University unveils recycling program
As part of the campus-wide recycling program, organizers say the new trashcans can help divert 1.4 million pounds of waste from landfills in a five-year period and provide operational benefits for the University. The program launched on Earth Day and will roll out in full later this spring.
University of Michigan-Dearborn joins other leading universities in implementing single-stream recycling, a system that simplifies recycling for the entire campus community. By accepting a wider variety of materials and allowing them to all be placed in one container, single-stream recycling leads to increased participation and improved recycling rates.
“The majority of materials we handle each day at our desks are recyclable. What is left as trash is mostly food waste or wrappers,” said Kate Pepin, facilities planning director. “People will be surprised at how little trash they make.”
Pepin said the goal is to eliminate waste without negatively affecting employees. To that end, the program focuses on convenience:
- More recyclable materials, including all types of paper like office paper, magazines, catalogs, junk mail, envelopes, sticky notes, all plastic containers numbered 1-7, metal cans, glass bottles and jars
- All recyclables can be mixed together in the same bin
- New containers for trash and recycling will be placed in offices and across campus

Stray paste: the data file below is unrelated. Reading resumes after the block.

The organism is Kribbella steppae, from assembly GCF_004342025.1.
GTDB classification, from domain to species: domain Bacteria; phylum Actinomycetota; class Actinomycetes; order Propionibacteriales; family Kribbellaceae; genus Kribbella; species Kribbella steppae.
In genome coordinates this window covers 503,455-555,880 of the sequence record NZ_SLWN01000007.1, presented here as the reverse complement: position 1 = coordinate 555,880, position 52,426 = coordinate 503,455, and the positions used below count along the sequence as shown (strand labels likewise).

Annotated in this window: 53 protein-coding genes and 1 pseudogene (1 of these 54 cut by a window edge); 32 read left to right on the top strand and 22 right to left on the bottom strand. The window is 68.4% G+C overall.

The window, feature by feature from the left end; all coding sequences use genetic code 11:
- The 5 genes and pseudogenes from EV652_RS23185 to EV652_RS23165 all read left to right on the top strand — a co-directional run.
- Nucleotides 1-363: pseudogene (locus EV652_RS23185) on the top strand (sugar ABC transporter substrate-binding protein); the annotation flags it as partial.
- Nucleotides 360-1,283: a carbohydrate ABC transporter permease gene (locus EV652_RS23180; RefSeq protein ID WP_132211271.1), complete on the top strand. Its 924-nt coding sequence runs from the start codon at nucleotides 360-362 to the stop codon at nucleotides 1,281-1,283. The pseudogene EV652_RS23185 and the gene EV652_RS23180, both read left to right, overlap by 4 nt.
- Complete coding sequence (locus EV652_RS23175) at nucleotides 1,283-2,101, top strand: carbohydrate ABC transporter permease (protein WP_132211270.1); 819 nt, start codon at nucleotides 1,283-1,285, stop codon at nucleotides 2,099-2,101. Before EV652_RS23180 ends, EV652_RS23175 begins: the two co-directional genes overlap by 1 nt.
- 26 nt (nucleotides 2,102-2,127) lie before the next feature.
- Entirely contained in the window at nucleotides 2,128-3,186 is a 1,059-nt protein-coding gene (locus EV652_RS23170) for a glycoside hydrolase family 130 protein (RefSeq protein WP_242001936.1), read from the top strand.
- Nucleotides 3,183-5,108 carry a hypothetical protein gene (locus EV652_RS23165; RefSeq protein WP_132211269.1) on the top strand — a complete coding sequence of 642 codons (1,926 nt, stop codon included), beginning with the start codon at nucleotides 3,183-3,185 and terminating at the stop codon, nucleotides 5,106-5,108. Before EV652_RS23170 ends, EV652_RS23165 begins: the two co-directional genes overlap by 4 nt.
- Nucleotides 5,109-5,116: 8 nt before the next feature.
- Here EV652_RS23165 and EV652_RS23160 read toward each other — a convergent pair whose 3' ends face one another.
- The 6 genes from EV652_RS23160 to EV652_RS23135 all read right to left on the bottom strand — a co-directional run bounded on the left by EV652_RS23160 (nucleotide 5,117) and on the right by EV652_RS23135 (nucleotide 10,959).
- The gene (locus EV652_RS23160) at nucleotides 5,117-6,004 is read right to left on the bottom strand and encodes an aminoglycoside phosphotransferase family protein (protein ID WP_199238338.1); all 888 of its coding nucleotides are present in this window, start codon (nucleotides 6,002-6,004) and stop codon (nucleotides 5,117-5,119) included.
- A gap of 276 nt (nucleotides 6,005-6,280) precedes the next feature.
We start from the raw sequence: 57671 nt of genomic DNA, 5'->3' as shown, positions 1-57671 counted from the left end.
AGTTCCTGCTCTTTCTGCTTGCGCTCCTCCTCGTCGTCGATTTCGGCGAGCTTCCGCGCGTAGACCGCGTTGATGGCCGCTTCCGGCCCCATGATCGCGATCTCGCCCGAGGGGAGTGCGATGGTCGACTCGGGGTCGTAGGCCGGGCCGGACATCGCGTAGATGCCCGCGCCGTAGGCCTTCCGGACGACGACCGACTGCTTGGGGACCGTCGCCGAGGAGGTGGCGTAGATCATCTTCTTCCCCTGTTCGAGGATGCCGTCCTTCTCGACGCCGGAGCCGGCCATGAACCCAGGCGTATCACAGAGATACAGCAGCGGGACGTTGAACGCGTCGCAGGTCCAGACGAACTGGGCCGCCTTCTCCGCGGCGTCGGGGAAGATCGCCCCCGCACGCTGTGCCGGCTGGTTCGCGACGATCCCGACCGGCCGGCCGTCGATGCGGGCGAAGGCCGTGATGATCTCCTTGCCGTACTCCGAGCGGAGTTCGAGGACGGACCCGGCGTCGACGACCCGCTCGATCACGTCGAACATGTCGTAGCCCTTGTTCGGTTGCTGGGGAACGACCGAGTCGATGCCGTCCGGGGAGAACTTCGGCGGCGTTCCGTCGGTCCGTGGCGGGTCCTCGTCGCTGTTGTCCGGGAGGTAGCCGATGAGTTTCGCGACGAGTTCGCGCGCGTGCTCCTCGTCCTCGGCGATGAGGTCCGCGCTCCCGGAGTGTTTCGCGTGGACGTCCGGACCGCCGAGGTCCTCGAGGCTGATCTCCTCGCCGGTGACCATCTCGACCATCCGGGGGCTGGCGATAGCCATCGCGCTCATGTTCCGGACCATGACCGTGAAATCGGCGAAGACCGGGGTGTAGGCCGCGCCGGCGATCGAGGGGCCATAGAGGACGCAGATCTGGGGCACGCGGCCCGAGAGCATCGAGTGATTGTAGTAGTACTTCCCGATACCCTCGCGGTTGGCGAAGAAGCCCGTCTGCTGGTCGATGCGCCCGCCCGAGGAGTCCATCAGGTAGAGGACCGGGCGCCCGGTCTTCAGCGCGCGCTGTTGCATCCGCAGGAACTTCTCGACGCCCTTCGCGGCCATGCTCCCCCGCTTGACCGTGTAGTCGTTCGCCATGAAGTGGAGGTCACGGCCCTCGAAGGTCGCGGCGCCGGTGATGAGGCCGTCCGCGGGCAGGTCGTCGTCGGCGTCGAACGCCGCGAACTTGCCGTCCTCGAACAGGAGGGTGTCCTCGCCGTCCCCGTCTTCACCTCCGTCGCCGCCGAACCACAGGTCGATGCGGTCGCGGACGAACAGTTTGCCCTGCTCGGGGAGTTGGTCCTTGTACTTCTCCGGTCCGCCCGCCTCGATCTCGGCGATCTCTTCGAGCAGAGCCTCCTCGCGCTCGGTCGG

- Centralized collection areas streamline pickup
Recycling will be as easy as throwing away trash in new recycling containers that will be located next to a companion trashcan. Old office trashcans will be “recycled” into new recycling containers for staff and faculty. And since more materials can now be recycled, trashcans will shrink to a mini-sized trashcan.
“Discarding trash in this way only takes moments,” Pepin said. “It’s as simple and convenient as leaving your trash curbside at your home.”
The program expansion follows a successful pilot program conducted at the University Center. Since last summer, students, faculty, staff and visitors to the UC have been able to recycle paper, plastic, metal and glass items.
“We are pleased with the success of the pilot program at the UC,” said Kathleen Herr, director of UC operations. “The program is convenient and it was amazing to see just how much we can recycle.”
Participants in the pilot program diverted about 70 percent of waste from entering landfills.
Efficiencies gained from the new recycling program, combined with the increased diversion of material from the waste stream, will provide both operational and environmental benefits. With a new streamlined approach, custodial services will experience a cost savings by servicing central containers rather than travel desk to desk. The operational savings is projected to be around $25,000 year.
Over a five-year period, the recycling efforts of University of Michigan-Dearborn and the new expanded program are projected to divert 1.4 million pounds of materials from the landfill, avoid emissions that is the equivalent of taking 69 cars off the road, and conserve 4.3 million gallons of water, 3.4 million kilowatts of energy and almost 10,000 trees.
Faculty and staff members interested in becoming more involved in this and other sustainability programs are invited to become “Stewards of Sustainability.” The mission of this new organization is to bring sustainability to the grassroots level across campus. Stewards will help colleagues familiarize themselves with the new recycling program and integrate sustainability into the day-to-day actions of the workspaces.
To learn more about Stewards of Sustainability, please visit http://www.umd.umich.edu/stewardsofsustainability.